NOTE: This post has been updated as of May 31, 2007 to reflect the state of the 2.1-M2 official release

Two weeks ago I blogged about the new annotation-driven dependency injection capabilities of Spring 2.1, and I mentioned that I would follow-up with more info "later in the week". It turns out that was a bit optimistic, but the good news is the functionality has evolved quite a bit in the meantime. Therefore, to follow along with the examples here you will need to download the 2.1-M2 official release (or if you are one of the first people to read this updated entry and M2 is not yet available, you should grab at least nightly build #115 which you can download here).


Conference Season Builds up to SpringOne!

It’s been a while since I had time to blog. We’ve been busy. We raised $10m. As Adrian has pointed out, we’ve been very active in product development. I’ve written more code myself than usual in the last couple of months. (Mainly on experimental stuff, which may or may not see the light of day, but it’s fun, and sometimes I do something that turns out to be useful.) I’ve spent a lot of time speaking to press and analysts; we’re getting huge press interest these days. Press/analyst calls can be tiring, but can also be valuable, as many of these guys are smart and ask thought-provoking questions.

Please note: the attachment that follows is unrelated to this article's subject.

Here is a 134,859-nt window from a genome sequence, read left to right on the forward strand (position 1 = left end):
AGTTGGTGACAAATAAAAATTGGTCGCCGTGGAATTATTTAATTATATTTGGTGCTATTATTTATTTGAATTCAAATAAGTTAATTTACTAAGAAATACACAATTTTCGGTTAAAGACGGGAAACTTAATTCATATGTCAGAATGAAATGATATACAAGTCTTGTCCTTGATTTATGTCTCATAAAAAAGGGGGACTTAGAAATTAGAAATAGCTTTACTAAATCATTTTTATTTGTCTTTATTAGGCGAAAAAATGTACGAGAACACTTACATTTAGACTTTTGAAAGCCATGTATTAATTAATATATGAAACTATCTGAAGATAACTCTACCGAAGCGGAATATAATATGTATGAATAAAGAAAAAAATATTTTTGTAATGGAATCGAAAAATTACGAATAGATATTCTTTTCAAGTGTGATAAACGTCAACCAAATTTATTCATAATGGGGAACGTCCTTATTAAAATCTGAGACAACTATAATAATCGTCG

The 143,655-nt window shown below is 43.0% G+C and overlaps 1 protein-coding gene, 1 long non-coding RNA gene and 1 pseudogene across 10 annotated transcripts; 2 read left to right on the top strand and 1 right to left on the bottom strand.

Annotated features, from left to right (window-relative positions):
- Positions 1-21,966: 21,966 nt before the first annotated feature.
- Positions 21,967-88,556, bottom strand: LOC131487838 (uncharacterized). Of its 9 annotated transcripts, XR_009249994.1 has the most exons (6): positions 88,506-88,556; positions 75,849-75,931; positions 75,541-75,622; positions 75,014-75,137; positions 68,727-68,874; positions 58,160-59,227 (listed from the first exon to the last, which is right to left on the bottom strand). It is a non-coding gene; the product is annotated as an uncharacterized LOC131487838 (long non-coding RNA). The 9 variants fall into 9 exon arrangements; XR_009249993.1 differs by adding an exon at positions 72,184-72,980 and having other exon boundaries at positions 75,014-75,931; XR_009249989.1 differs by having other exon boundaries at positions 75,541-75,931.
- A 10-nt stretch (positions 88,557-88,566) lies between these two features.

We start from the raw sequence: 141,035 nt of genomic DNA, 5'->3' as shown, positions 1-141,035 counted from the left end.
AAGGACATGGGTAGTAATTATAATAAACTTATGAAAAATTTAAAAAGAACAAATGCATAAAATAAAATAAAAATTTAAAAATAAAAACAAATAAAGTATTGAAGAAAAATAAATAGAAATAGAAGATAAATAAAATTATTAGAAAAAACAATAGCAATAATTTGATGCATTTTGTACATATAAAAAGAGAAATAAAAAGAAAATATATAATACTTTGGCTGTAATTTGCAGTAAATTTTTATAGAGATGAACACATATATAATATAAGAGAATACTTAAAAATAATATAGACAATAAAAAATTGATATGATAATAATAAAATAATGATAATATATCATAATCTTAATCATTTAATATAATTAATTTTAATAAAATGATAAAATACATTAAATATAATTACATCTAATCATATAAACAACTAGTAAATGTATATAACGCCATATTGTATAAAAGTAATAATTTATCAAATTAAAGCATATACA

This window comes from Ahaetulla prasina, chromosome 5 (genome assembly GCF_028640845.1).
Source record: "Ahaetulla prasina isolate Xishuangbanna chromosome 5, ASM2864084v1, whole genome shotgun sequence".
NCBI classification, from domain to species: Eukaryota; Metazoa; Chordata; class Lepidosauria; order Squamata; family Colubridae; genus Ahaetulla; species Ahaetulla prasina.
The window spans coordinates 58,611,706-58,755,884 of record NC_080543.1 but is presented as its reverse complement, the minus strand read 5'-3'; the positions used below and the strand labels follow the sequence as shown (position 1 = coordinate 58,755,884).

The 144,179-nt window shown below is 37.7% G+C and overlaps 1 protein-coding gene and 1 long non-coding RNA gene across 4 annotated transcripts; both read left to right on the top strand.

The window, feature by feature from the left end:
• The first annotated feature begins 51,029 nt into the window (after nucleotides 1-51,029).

New releases in the Spring Portfolio

Late last year we started talking about the notion of a Spring “release train”. The idea behind the release train is that we put out co-ordinated releases of the products in the Spring Portfolio: tested together and working together. You can still pick and choose the pieces you need, but it will be easier to use the various products together when you want to. We’re not there yet, but we’re on our way.

One of the struggles for us at Interface21 has been that the demand for our support services, training, and consultancy has been so high that we’ve been working everyone flat out to try and meet it. This has made it hard to get the consistent and predictable product development time we need to pull off something like a release train. That’s just one of the many reasons that I’m so excited about the recent announcement of the $10M investment that Benchmark Capital is making in Interface21 (press release). It will enable us to accelerate our product development efforts and bring you more great releases more quickly than we could in the past.